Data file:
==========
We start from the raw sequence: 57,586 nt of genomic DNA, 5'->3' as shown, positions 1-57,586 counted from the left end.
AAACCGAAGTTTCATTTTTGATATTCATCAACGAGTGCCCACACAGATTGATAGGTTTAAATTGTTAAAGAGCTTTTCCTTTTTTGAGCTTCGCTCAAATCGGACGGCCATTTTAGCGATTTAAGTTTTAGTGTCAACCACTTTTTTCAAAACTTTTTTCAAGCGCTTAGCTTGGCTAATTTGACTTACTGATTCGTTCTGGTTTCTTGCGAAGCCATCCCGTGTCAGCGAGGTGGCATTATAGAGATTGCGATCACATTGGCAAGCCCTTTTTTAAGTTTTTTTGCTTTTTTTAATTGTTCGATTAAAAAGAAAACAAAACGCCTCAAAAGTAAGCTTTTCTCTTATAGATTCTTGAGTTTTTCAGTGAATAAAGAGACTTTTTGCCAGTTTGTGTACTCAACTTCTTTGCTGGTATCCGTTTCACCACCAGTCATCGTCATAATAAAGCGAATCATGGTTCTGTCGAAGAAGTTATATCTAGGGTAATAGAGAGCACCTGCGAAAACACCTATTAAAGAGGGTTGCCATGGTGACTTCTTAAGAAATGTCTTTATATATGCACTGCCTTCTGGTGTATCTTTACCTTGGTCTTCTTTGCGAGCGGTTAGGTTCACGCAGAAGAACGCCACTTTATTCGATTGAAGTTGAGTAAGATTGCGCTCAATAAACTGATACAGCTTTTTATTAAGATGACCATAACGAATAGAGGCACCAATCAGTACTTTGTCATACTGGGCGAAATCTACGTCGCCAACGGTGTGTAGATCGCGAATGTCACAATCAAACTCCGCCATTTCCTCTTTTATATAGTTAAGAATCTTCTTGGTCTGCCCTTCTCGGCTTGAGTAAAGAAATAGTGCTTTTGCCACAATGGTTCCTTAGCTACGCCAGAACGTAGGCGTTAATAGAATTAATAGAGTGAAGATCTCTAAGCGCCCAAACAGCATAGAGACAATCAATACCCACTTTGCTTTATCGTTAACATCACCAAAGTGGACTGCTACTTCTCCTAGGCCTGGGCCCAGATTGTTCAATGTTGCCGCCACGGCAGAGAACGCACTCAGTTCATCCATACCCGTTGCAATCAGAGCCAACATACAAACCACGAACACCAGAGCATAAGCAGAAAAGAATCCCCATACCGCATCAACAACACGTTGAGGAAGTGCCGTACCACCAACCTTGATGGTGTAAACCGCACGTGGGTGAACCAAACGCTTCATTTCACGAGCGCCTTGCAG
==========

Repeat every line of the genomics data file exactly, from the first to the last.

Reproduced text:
We start from the raw sequence: 57,586 nt of genomic DNA, 5'->3' as shown, positions 1-57,586 counted from the left end.
AAACCGAAGTTTCATTTTTGATATTCATCAACGAGTGCCCACACAGATTGATAGGTTTAAATTGTTAAAGAGCTTTTCCTTTTTTGAGCTTCGCTCAAATCGGACGGCCATTTTAGCGATTTAAGTTTTAGTGTCAACCACTTTTTTCAAAACTTTTTTCAAGCGCTTAGCTTGGCTAATTTGACTTACTGATTCGTTCTGGTTTCTTGCGAAGCCATCCCGTGTCAGCGAGGTGGCATTATAGAGATTGCGATCACATTGGCAAGCCCTTTTTTAAGTTTTTTTGCTTTTTTTAATTGTTCGATTAAAAAGAAAACAAAACGCCTCAAAAGTAAGCTTTTCTCTTATAGATTCTTGAGTTTTTCAGTGAATAAAGAGACTTTTTGCCAGTTTGTGTACTCAACTTCTTTGCTGGTATCCGTTTCACCACCAGTCATCGTCATAATAAAGCGAATCATGGTTCTGTCGAAGAAGTTATATCTAGGGTAATAGAGAGCACCTGCGAAAACACCTATTAAAGAGGGTTGCCATGGTGACTTCTTAAGAAATGTCTTTATATATGCACTGCCTTCTGGTGTATCTTTACCTTGGTCTTCTTTGCGAGCGGTTAGGTTCACGCAGAAGAACGCCACTTTATTCGATTGAAGTTGAGTAAGATTGCGCTCAATAAACTGATACAGCTTTTTATTAAGATGACCATAACGAATAGAGGCACCAATCAGTACTTTGTCATACTGGGCGAAATCTACGTCGCCAACGGTGTGTAGATCGCGAATGTCACAATCAAACTCCGCCATTTCCTCTTTTATATAGTTAAGAATCTTCTTGGTCTGCCCTTCTCGGCTTGAGTAAAGAAATAGTGCTTTTGCCACAATGGTTCCTTAGCTACGCCAGAACGTAGGCGTTAATAGAATTAATAGAGTGAAGATCTCTAAGCGCCCAAACAGCATAGAGACAATCAATACCCACTTTGCTTTATCGTTAACATCACCAAAGTGGACTGCTACTTCTCCTAGGCCTGGGCCCAGATTGTTCAATGTTGCCGCCACGGCAGAGAACGCACTCAGTTCATCCATACCCGTTGCAATCAGAGCCAACATACAAACCACGAACACCAGAGCATAAGCAGAAAAGAATCCCCATACCGCATCAACAACACGTTGAGGAAGTGCCGTACCACCAACCTTGATGGTGTAAACCGCACGTGGGTGAACCAAACGCTTCATTTCACGAGCGCCTTGCAG